ACS, american cheese society, Appreciating the greats, blue cheese, certified cheese professional exam, cheese tastings, Roquefort Cheese, tasting cheese

Appreciating the Greats: Tasting Roquefort

Getting to know cheese requires at least four of the five senses: looking, touching, smelling and tasting. If you’re a cheese maker or affineur, then you would also bring in hearing to evaluate a full wheel of cheese by knocking on it.  Simply put, it takes a lot more than throwing a cube of cheese in your mouth to appreciate it. If you want to know it more intimately, then you study and evaluate it. Its color, aroma from paste to rind, texture on your fingers and your tongue. So much of this will help you go beyond having a passive appreciation of cheese.  

In the movie, “How to Cook Your Life,” Edward Espe Brown (author of the famed Tassajara Bread Book) is at the sink cleaning rice. He says something simple, “When you wash the rice, wash the rice; when you cut the carrots, cut the carrots; when you stir the soup, stir the soup.”  Which is to say, be in the moment of the task at hand.  When you taste cheese, close your eyes and focus on every sensation that’s going on. Take multiple bites of the same cheese until you feel you have a good sense of it. Pay attention because your first bite and your fourth bite will not taste the same. Your tongue and nose will pick up different notes as it moves around on your palate and opens up. 

As I take study breaks from preparing for the Certified Cheese Professional exam, I’m reintroducing myself to some of the greats of the cheese world that I have, I will admit, taken for granted and pushed aside for some newer, flashier wheels. I’m taking the time to get to know them again, like old friends, and first up is Roquefort.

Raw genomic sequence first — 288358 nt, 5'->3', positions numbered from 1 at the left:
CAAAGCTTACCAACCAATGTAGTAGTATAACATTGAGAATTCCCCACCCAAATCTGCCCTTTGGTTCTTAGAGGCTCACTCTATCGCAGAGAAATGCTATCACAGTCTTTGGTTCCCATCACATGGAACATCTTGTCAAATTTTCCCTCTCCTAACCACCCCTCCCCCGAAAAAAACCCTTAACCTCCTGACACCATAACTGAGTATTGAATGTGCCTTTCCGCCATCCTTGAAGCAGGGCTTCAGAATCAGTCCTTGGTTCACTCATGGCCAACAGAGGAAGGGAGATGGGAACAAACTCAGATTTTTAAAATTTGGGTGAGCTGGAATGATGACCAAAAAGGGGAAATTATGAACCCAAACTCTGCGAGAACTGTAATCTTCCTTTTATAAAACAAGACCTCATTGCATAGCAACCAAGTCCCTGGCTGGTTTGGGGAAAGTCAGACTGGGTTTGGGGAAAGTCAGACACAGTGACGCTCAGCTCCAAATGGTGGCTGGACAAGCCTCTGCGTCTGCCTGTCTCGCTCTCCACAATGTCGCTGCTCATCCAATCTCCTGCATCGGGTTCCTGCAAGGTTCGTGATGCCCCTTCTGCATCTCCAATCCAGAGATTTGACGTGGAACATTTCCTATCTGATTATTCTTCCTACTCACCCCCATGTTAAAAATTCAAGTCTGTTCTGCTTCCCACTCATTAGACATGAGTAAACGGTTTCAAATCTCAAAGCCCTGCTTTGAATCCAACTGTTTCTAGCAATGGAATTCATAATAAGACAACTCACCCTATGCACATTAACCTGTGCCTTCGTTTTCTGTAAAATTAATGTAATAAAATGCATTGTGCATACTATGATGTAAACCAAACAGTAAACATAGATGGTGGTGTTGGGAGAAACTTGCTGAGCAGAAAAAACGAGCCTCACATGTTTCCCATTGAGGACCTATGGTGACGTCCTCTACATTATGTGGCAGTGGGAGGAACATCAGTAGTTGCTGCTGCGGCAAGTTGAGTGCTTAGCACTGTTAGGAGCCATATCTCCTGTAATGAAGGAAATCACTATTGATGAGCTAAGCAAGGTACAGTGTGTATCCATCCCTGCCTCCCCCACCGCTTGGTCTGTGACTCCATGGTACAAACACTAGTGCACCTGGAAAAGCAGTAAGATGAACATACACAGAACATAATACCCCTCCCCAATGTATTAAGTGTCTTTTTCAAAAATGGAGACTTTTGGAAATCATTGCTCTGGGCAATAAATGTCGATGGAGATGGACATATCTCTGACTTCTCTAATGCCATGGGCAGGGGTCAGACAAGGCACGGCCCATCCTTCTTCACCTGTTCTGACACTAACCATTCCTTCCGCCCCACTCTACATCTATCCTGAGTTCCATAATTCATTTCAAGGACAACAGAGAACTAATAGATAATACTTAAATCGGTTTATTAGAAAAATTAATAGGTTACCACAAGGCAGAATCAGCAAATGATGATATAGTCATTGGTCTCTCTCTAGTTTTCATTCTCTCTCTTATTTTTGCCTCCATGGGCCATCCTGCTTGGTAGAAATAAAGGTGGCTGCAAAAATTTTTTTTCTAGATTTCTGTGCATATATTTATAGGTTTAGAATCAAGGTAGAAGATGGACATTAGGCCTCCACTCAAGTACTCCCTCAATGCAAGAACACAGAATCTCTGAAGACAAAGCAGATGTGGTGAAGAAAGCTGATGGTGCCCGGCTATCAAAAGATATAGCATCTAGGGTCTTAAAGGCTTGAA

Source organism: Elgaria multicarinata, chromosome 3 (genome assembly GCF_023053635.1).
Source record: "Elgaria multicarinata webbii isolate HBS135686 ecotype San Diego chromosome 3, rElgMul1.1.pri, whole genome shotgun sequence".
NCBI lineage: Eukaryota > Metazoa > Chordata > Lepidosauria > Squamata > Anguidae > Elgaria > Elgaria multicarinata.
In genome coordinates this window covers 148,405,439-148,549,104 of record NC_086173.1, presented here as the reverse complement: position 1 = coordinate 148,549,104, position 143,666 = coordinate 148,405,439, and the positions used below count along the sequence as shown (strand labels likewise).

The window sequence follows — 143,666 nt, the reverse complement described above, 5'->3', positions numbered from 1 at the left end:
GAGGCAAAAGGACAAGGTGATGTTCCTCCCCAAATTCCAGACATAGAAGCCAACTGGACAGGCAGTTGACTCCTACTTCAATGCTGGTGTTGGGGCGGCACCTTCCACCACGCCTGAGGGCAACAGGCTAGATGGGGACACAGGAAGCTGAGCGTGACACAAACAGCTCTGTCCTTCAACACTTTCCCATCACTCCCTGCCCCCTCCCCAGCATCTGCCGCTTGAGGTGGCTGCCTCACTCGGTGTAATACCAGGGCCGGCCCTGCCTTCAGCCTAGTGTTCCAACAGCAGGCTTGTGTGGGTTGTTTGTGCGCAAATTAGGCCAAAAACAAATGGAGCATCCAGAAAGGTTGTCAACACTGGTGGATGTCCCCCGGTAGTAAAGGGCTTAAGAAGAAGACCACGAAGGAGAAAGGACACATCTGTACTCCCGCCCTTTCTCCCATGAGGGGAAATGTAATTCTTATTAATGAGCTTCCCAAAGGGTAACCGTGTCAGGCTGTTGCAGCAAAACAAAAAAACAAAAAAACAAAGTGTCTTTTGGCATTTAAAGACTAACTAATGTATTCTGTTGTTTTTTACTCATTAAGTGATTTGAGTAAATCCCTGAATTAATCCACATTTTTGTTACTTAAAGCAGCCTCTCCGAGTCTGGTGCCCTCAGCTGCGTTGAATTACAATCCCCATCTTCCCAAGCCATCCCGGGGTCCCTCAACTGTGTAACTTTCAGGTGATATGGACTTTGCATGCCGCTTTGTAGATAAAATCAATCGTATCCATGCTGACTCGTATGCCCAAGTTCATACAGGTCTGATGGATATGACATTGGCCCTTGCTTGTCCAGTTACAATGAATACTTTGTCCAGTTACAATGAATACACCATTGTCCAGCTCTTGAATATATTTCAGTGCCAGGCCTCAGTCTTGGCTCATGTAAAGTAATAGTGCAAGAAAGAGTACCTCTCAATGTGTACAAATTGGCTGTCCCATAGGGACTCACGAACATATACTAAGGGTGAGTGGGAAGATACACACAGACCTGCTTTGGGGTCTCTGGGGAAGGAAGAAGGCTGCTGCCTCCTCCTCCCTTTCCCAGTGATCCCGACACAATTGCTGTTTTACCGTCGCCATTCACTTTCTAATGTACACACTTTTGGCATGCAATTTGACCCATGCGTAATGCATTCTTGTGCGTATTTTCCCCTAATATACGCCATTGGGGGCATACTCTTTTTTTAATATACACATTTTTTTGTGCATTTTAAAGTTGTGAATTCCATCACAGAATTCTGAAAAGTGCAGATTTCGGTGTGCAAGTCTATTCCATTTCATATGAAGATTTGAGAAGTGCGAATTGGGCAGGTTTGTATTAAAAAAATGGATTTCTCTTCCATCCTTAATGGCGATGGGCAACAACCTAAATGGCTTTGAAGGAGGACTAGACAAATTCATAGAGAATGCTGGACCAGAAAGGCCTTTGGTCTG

History:

Roquefort has a written history dating back to at least 79 AD, though it is said that Ceaser’s centurians encountered it in the 1st century BC. It was also the first French cheese to be ‘protected’ by the French Parliment in the 15th century, then the modern AOC (Appelation d’origine Controlee, which has now been replaced by the European AOP) in 1925. The secret to Roquefort is the caves that dot Roquefort-sur-Soulzon, which are now owned by only seven cheesemaking companies in France.

Under the requirements for AOC, Roquefort must be: 

  1. All milk used must be delivered at least 20 days after lambing has taken place.
  2. The sheep must be on pasture, whenever possible, in an area including most of Aveyron and parts of neighboring départements. At least 3/4 of any grain or fodder fed must come from the area.
  3. The milk must be whole, raw (not heated above 34 °C; 93.2 °F), and unfiltered except to remove macroscopic particles.
  4. The addition of rennet must occur within 48 hours of milking.
  5. The Penicillium Roqueforti used in the production must be produced in France from the natural caves of Roquefort-sur-Soulzon
  6. The salting process must be performed using dry salt.